Ragged Clown

It's just a shadow you're seeing that he's chasing…


My life in 100 words or less

Footscray. Council estate. Fancy grammar school. Parents divorce. First in class. Run away to sea. Engineering apprenticeship. Girlfriend. Falklands patrol. Girlfriend. Sonar engineer. Polaris submarine in Scotland.  Patrol North Atlantic. Midshipman. BRNC Dartmouth. Quit. Backpack (California, Tahiti, Moorea, Bora Bora, Huahine, Raitaia, hitchhike Sydney->Cairns->Darwin, Bali, Lombok, Sumbawa, Flores, Komodo, Singapore, Malasia, Thailand). East End. Poor. Girlfriend. Read The C Programming Language. City of London. Girlfriend dies. Malta. Girlfriend. Marry in Jamaica. Malta (again). Plymouth Hoe. Manhattan. Child. Wall Street. Silicon Valley. Startup (failed). Child. Startup (failed). Startup (failed). Portland (and back). Startup. Dog. Now.

Future. Success. Riches. South of France. Happy ever after. The end.


In Which Sturgeon’s Law Explains Everything

In 1951 Theodore Sturgeon was giving a talk about science fiction when someone in the audience noted that “90% of science fiction writing was crap”. Sturgeon shot back that “90% of everything is crap”.

This observation came to be known as Sturgeon’s Law.

Using the same standards that categorize 90% of science fiction as trash, crud, or crap, it can be argued that 90% of film, literature, consumer goods, etc. are crap. In other words, the claim (or fact) that 90% of science fiction is crap is ultimately uninformative, because science fiction conforms to the same trends of quality as all other artforms.

– Theodore Sturgeon

Sturgeon’s law is just as valuable when you are thinking about professionals as the old joke about doctors illustrates.

Q: What do you call a doctor who graduates at the bottom of his class?

A: Doctor

After years of pondering, I have come to believe that Sturgeon’s Law is more about the 10% that isn’t crap than the 90% that is. Forgetting the exact ratios for a moment, in every artform and every sporting contest, in every profession and every human endeavour, there is a distribution of quality in which a minority stands out as much better than the rest. We all know teachers who work that little bit harder to make their lessons interesting or the pharmacist who goes the extra mile to make sure that you understand your prescription. In my own profession—software engineering—only about 10% of engineers ever read a book about their craft once they leave college. This leads me to what I think is a more profound corollary to Sturgeon’s Law.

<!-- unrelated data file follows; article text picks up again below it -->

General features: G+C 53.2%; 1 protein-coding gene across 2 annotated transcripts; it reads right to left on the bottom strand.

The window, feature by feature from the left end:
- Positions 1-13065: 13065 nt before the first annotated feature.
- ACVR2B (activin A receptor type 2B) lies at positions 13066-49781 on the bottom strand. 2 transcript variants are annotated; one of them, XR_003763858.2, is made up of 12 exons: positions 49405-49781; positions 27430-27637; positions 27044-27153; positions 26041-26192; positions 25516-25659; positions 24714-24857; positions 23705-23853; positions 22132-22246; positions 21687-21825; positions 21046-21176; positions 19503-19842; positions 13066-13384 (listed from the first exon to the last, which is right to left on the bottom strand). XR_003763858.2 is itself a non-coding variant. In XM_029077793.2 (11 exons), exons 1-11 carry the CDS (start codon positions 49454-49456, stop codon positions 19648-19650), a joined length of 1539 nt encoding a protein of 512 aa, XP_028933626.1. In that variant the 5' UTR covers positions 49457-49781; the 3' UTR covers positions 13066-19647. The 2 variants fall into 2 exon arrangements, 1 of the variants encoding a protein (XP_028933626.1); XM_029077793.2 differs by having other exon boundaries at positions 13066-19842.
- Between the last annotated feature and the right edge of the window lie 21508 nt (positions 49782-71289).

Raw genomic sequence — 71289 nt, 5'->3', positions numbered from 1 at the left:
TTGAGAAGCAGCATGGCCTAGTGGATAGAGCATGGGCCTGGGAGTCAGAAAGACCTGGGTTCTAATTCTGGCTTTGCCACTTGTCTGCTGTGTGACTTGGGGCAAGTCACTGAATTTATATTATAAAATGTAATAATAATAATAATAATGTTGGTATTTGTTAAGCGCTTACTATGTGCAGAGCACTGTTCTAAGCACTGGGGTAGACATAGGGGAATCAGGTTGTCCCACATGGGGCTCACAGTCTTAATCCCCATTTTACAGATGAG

If you are a software engineer at the top of your game, you probably read books, attend conferences, study relentlessly to enhance your skills and engage in endless discussion on how to improve the state of the art of software craftsmanship.  Average software engineers do not do this but you are probably surrounded by the rare few who seek to be the best they can be. This is where the less obvious aspect of Sturgeon’s Law casts its insidious spell. When you meet people outside of your elite circle, they are more likely to be average than elite.

Most engineering managers have a similar disinclination to better themselves. The best of them are very good but most of them are not the best. Too many are merely average. When the very best of the software engineering profession looks at the competence of software engineering management, they sigh a little because most managers are not very good.

Oddly enough, the very best of software engineering managers have a symmetrical view of the engineers they manage. Most engineers are not very good either. This isn’t just true of software engineers and their managers; it’s true of QA engineers, product managers, and designers too. Most QA engineers think that most programmers suck at testing. It’s true. Most of them do. But most QA engineers suck at it too. To the best QA engineers, the average programmers seem like uncaring barbarians. And vice versa.

I should emphasize at this point that I am not suggesting that some people are better than others at everything. Even very great software engineers might suck at gardening or astronomy.

This corollary to Sturgeon’s Law pertains across so many domains where the best of folks surround themselves with other folks who are motivated to excel. The average person outside their circle contrasts poorly as a result. Consider a Kalenjin long distance runner from the Rift Valley in Kenya. He probably encounters other great runners almost every day of his life. Most of the people he runs with, eats with and loves with are also great runners. If our Kalenjin got on a plane to Helsinki, he’d probably be disappointed to find that most Finns are not great long-distance runners. Most of them are just average. Truth be told, most of the Kalenjin are probably average too but our guy doesn’t encounter them very often. He hangs with the elite when he is at home. Away from home he has less opportunity to be so picky. It was only when he went to Finland that he encountered so many people who were not elite runners. Finland has elite runners too of course (I fondly recall cheering for Lasse Virén at the Montreal Olympics) but you are not going to bump into them at the airport as you might when you are at the Kenyan School for Elite Runners.